I tend to agree with the movie critic Richard Roeper about zombies: They just aren’t interesting villains because they “just zombie ahead.” But I will make an exception if there are other elements that are interesting. Examples: “Night of the Living Dead” was a lot like “Fort Apache” and about the people involved, than zombies. And despite the gimmicky take on zombies in “28 Days Later,” I’m always interested in what Danny Boyle is going to do with a genre. And my wife actually liked “Resident Evil,” so I was all WTF about that one.
But on the page, zombies are even worse for me. They just bore me; I don’t care about the allegory that people insist zombies effect, they just bore.
Jane Austen has always left me cold, too, until recently. But I have to admit, when all the buzz started about “Pride and Prejudice and Zombies”, which features a mix of the original Austen text and new text by Seth Grahame-Smith, I wanted to read it. But much like when I made sure to watch “Bad Boys II” and “28 Days Later” before I watched “Hot Fuzz” and “Shaun of the Dead”, I listened to “Pride and Prejudice” before listening to the zombie mashup.
I have to admit, I got into “Pride and Prejudice” and, like so many others, came to be annoyed and frustrated by Mrs. Bennet, root for Lizzy and generally think Mr. Darcy really wasn’t as bad as the modern romantic comedy makes him out to be.
Because Austen’s original text is included here, for long stretches even, the overarching story still guides the plot. The added text dealing with zombies (sometimes just a word changed and no more) is mostly there for laughs. The story remains about characters and doesn’t revolve solely around brains and gore and cannibalism (although there is lots of that, but not too graphically so).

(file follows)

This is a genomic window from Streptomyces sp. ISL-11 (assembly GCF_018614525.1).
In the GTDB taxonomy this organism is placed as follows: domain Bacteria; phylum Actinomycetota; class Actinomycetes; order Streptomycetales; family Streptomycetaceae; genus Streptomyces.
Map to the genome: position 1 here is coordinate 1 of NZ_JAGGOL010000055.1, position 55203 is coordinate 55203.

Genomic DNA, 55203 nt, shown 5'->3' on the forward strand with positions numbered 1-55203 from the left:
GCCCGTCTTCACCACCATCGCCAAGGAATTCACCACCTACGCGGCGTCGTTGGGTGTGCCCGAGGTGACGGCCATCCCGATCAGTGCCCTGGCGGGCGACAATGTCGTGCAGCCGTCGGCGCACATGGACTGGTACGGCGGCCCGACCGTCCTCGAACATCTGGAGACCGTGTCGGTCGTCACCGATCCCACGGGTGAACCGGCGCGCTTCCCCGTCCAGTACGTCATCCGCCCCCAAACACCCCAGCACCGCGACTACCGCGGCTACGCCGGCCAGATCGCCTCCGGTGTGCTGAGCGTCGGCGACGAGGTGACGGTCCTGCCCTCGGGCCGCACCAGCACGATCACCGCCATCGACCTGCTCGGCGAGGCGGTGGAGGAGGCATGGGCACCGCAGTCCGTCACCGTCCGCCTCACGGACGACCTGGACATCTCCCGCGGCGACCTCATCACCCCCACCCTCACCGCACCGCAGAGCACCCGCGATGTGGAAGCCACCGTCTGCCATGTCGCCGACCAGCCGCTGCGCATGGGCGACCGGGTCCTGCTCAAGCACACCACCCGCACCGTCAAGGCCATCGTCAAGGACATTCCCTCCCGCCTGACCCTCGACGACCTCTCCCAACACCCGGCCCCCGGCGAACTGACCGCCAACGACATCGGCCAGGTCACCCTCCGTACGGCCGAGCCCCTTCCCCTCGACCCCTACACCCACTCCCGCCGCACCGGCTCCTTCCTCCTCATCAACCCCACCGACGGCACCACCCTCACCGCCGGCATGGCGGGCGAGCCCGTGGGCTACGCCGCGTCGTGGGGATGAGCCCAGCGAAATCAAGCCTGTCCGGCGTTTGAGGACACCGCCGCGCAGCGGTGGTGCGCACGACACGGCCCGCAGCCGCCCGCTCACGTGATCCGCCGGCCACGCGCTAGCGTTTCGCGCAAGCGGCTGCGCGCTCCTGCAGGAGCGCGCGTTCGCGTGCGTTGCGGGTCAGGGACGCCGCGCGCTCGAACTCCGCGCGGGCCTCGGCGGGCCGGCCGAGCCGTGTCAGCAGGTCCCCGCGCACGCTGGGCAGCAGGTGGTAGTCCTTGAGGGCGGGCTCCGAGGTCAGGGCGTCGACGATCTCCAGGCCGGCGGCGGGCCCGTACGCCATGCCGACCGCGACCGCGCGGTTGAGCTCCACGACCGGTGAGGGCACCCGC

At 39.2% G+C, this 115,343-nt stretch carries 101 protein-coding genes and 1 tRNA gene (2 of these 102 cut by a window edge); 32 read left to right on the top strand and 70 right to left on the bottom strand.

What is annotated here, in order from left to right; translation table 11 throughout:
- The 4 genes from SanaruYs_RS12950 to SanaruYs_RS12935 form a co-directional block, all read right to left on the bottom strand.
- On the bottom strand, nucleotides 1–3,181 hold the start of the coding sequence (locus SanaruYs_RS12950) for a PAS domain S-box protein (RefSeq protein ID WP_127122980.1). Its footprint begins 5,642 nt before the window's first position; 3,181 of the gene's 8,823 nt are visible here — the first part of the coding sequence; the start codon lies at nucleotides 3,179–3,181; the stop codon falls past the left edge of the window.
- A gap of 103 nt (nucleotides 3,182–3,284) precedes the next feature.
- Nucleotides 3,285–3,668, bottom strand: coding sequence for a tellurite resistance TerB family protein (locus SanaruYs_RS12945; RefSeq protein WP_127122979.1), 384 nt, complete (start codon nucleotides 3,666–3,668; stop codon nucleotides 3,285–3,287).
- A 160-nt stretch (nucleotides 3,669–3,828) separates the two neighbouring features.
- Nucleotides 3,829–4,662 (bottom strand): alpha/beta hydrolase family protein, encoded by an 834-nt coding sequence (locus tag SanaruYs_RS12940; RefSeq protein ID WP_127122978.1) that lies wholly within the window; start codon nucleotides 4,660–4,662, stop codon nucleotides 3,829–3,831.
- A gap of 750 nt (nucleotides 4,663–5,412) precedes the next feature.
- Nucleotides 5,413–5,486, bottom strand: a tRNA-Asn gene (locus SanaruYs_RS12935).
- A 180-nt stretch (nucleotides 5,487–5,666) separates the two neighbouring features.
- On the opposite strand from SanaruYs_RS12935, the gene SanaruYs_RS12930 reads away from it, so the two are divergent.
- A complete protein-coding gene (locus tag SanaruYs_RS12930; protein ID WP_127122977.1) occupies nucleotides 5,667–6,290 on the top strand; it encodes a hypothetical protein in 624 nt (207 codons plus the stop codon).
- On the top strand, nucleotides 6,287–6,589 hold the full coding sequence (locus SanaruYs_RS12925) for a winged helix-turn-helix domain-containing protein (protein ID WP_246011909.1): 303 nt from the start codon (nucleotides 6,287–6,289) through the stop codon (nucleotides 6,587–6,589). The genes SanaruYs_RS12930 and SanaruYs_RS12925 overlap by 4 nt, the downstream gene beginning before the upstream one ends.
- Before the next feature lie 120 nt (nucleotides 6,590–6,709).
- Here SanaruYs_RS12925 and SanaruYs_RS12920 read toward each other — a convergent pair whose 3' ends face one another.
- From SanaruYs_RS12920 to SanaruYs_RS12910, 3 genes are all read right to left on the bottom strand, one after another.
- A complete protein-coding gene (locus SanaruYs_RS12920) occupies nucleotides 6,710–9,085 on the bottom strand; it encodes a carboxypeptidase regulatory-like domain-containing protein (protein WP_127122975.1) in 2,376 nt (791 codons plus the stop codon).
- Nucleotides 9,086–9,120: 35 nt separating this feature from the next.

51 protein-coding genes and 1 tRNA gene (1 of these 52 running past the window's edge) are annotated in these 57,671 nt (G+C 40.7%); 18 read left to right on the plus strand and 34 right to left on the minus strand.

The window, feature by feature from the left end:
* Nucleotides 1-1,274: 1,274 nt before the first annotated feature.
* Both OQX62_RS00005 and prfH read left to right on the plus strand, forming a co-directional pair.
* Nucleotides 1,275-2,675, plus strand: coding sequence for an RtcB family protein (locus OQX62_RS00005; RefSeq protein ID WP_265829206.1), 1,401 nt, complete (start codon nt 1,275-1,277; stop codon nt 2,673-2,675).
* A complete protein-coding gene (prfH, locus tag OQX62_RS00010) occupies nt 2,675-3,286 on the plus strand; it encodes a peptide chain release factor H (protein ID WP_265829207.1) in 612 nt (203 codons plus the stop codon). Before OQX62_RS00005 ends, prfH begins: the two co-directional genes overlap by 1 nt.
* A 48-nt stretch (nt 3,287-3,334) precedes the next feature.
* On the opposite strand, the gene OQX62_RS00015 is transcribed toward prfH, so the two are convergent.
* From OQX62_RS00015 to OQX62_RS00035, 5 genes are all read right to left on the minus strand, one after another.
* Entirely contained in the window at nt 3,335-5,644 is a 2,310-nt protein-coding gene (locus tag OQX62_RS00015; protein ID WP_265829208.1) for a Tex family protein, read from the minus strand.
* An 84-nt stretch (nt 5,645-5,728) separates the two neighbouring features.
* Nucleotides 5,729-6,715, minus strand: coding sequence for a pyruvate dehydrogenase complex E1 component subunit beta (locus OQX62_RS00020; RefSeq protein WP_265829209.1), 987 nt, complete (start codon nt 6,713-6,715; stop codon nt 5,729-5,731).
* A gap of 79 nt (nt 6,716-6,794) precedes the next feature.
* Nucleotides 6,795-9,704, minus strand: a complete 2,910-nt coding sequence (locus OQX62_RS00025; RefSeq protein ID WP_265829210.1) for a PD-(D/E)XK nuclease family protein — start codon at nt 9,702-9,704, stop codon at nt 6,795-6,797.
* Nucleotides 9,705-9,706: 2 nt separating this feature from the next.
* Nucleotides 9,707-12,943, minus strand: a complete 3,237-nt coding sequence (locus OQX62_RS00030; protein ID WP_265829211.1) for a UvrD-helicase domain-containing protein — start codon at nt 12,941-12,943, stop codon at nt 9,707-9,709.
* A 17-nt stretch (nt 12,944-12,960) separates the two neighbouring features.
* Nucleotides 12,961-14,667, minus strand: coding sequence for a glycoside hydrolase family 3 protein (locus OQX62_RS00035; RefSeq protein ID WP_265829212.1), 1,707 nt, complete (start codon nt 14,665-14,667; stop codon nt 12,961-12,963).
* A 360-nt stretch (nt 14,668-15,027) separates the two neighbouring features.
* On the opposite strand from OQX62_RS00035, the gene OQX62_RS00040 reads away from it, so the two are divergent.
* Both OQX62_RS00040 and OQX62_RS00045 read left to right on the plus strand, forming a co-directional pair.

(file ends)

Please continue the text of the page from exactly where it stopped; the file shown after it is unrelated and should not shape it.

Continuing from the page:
One particular passage had me laughing out loud. A very pompous noblewoman, Lady Catherine de Bourgh, scolds Lizzy in the original about how common she is because Lizzy’s parents raised five girls with no governess. What follows is a tirade with the constant repetition of the word “governess.” In the mashup. Lady Catherine is one of the most feared zombie killers in all the land and the same rant is repeated, except where it originally said “governess”, the text substitutes “ninjas.” Believe me, in the context of the story, this is very funny.
So give this tandem a try. You’ll get a classic under your belt, at the very least, and you may have a little fun along the way. The audio versions had narrators with a good grasp of proper English speech, which only added to the fun.
You may like this if: You like zombie books (because you’ve already got a twisted sense of humor); you’re an Austen devotee who happens to have been born with a sense of humor.